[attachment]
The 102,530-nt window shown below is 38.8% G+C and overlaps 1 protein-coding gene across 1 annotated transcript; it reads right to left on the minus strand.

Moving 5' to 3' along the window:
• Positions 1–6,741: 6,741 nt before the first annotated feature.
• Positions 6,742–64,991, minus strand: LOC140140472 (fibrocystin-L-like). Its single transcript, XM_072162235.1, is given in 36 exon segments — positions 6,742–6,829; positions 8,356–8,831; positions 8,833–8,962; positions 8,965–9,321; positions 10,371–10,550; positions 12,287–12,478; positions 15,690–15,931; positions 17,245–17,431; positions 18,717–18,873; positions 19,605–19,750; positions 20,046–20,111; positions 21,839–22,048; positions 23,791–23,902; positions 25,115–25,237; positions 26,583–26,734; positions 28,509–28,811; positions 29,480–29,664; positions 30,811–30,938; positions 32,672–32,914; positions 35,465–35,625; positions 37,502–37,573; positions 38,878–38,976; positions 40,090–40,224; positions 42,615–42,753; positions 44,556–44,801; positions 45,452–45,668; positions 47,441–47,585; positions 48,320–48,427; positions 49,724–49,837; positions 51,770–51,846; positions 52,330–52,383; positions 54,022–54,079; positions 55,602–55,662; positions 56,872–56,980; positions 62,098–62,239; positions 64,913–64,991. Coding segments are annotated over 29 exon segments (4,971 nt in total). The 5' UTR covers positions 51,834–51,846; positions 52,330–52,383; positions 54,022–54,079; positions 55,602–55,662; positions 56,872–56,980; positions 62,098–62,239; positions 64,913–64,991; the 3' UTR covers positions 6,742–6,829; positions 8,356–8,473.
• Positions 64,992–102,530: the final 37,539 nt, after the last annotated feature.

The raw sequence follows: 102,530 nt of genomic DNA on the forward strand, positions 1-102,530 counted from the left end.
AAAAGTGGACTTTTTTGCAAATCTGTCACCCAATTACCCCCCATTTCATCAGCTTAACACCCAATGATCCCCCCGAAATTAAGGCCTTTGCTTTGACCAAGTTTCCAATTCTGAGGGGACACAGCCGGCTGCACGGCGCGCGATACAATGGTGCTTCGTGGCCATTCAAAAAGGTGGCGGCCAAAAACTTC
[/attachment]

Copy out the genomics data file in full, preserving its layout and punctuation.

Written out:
The 102,530-nt window shown below is 38.8% G+C and overlaps 1 protein-coding gene across 1 annotated transcript; it reads right to left on the minus strand.

Moving 5' to 3' along the window:
• Positions 1–6,741: 6,741 nt before the first annotated feature.
• Positions 6,742–64,991, minus strand: LOC140140472 (fibrocystin-L-like). Its single transcript, XM_072162235.1, is given in 36 exon segments — positions 6,742–6,829; positions 8,356–8,831; positions 8,833–8,962; positions 8,965–9,321; positions 10,371–10,550; positions 12,287–12,478; positions 15,690–15,931; positions 17,245–17,431; positions 18,717–18,873; positions 19,605–19,750; positions 20,046–20,111; positions 21,839–22,048; positions 23,791–23,902; positions 25,115–25,237; positions 26,583–26,734; positions 28,509–28,811; positions 29,480–29,664; positions 30,811–30,938; positions 32,672–32,914; positions 35,465–35,625; positions 37,502–37,573; positions 38,878–38,976; positions 40,090–40,224; positions 42,615–42,753; positions 44,556–44,801; positions 45,452–45,668; positions 47,441–47,585; positions 48,320–48,427; positions 49,724–49,837; positions 51,770–51,846; positions 52,330–52,383; positions 54,022–54,079; positions 55,602–55,662; positions 56,872–56,980; positions 62,098–62,239; positions 64,913–64,991. Coding segments are annotated over 29 exon segments (4,971 nt in total). The 5' UTR covers positions 51,834–51,846; positions 52,330–52,383; positions 54,022–54,079; positions 55,602–55,662; positions 56,872–56,980; positions 62,098–62,239; positions 64,913–64,991; the 3' UTR covers positions 6,742–6,829; positions 8,356–8,473.
• Positions 64,992–102,530: the final 37,539 nt, after the last annotated feature.

The raw sequence follows: 102,530 nt of genomic DNA on the forward strand, positions 1-102,530 counted from the left end.
AAAAGTGGACTTTTTTGCAAATCTGTCACCCAATTACCCCCCATTTCATCAGCTTAACACCCAATGATCCCCCCGAAATTAAGGCCTTTGCTTTGACCAAGTTTCCAATTCTGAGGGGACACAGCCGGCTGCACGGCGCGCGATACAATGGTGCTTCGTGGCCATTCAAAAAGGTGGCGGCCAAAAACTTC